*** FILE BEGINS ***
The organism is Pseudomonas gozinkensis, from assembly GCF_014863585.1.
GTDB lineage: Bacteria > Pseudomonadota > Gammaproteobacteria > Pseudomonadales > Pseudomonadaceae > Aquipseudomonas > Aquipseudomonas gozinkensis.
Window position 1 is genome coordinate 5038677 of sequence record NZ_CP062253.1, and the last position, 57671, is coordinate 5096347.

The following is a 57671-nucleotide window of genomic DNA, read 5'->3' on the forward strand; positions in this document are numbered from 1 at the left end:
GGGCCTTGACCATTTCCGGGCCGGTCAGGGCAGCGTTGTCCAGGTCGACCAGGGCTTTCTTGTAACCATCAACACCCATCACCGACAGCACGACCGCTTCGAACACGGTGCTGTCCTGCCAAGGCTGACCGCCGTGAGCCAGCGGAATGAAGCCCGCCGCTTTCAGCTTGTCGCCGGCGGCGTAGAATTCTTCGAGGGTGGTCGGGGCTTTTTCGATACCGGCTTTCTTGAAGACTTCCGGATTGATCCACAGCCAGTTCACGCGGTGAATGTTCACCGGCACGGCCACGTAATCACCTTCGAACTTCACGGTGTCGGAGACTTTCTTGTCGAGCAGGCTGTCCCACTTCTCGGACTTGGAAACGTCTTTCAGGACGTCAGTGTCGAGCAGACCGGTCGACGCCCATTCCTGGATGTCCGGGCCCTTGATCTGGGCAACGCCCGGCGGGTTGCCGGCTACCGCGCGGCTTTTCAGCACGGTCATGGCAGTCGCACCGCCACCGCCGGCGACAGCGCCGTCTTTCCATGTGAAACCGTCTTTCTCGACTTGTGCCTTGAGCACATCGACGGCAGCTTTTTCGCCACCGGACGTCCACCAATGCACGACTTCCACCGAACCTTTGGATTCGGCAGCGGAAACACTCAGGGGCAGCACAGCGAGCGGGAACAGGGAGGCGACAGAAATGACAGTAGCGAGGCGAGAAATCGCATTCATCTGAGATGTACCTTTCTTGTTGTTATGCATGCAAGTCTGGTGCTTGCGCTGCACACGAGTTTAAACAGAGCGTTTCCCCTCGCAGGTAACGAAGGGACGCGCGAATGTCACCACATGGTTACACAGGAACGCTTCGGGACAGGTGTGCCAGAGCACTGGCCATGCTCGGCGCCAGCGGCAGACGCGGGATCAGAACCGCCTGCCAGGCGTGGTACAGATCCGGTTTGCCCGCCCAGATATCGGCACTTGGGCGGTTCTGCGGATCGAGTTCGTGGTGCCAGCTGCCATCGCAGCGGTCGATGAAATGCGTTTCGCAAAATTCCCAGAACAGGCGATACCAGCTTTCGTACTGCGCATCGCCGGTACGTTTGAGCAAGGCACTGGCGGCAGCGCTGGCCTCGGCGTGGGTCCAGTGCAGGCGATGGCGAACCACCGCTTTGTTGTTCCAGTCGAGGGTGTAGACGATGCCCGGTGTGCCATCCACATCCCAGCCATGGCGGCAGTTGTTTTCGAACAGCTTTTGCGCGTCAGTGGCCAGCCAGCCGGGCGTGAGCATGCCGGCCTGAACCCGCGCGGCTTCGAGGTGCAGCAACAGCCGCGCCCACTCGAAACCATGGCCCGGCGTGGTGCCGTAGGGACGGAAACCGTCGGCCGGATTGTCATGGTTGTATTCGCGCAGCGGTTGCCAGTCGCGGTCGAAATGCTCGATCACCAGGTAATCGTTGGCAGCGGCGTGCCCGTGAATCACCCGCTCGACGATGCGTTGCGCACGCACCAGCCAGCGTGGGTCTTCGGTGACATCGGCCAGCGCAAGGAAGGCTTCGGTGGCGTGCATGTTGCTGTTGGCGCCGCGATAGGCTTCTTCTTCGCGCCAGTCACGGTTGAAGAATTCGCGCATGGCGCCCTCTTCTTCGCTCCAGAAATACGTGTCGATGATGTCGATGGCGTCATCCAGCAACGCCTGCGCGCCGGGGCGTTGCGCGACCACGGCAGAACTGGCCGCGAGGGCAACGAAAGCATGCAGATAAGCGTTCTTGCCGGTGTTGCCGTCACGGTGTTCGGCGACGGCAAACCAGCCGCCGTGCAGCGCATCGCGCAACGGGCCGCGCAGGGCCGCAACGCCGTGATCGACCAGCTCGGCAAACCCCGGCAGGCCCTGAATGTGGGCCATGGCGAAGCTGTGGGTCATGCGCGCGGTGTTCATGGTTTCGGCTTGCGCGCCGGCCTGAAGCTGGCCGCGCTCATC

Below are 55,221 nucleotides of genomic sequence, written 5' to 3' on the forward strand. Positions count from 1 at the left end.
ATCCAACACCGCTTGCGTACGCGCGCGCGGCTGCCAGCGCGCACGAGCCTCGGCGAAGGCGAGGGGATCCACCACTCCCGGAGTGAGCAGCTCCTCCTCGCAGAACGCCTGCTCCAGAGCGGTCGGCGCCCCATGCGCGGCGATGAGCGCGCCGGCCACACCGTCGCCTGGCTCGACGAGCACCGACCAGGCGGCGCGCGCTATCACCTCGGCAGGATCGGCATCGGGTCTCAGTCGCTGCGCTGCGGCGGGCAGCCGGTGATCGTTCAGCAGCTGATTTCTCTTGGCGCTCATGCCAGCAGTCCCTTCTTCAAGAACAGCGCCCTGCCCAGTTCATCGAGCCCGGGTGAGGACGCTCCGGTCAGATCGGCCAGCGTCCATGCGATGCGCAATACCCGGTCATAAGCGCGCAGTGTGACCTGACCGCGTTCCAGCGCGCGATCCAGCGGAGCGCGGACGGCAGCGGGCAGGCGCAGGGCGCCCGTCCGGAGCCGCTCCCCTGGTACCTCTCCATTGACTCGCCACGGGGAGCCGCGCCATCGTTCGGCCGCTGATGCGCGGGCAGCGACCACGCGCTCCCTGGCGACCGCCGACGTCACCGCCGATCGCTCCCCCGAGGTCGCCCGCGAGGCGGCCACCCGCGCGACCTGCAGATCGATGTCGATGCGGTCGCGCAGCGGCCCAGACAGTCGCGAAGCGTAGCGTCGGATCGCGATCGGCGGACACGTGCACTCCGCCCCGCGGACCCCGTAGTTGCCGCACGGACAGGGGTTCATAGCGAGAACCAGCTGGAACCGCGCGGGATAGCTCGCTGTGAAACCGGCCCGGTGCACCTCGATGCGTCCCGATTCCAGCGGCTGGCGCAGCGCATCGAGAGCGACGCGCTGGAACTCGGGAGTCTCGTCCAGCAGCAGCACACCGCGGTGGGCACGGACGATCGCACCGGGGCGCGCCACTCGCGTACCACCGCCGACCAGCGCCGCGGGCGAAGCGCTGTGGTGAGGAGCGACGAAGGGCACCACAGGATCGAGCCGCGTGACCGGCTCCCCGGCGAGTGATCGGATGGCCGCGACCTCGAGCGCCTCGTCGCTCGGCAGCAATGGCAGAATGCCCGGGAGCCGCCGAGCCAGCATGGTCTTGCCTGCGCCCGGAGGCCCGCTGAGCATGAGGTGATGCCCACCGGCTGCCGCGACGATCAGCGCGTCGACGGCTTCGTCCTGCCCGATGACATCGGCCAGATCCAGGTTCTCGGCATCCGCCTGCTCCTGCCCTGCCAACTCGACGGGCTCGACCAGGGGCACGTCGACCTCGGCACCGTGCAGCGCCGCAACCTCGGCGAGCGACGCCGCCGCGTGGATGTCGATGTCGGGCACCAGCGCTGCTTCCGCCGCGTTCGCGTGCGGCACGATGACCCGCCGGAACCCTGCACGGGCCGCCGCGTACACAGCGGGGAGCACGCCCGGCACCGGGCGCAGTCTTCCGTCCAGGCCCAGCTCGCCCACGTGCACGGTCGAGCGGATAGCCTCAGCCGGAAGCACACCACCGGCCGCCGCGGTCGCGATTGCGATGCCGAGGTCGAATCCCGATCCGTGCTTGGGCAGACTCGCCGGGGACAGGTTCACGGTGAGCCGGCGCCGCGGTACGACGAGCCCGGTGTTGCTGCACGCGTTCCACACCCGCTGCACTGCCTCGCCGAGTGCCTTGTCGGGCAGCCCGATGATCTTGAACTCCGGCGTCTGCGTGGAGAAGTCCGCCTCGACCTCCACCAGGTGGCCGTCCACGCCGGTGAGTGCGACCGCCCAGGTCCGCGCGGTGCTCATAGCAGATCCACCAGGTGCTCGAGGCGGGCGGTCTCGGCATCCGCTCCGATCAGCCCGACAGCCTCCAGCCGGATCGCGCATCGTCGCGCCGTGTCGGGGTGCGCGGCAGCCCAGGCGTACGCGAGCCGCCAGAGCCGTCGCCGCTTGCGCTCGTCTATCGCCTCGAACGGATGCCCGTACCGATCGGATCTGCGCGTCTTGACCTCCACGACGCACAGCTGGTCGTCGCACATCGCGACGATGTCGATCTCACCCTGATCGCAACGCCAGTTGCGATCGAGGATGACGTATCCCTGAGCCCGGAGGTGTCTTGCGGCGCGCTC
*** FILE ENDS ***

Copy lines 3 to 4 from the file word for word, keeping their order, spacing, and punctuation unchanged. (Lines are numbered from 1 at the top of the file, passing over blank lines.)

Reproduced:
Window position 1 is genome coordinate 5038677 of sequence record NZ_CP062253.1, and the last position, 57671, is coordinate 5096347.

The following is a 57671-nucleotide window of genomic DNA, read 5'->3' on the forward strand; positions in this document are numbered from 1 at the left end: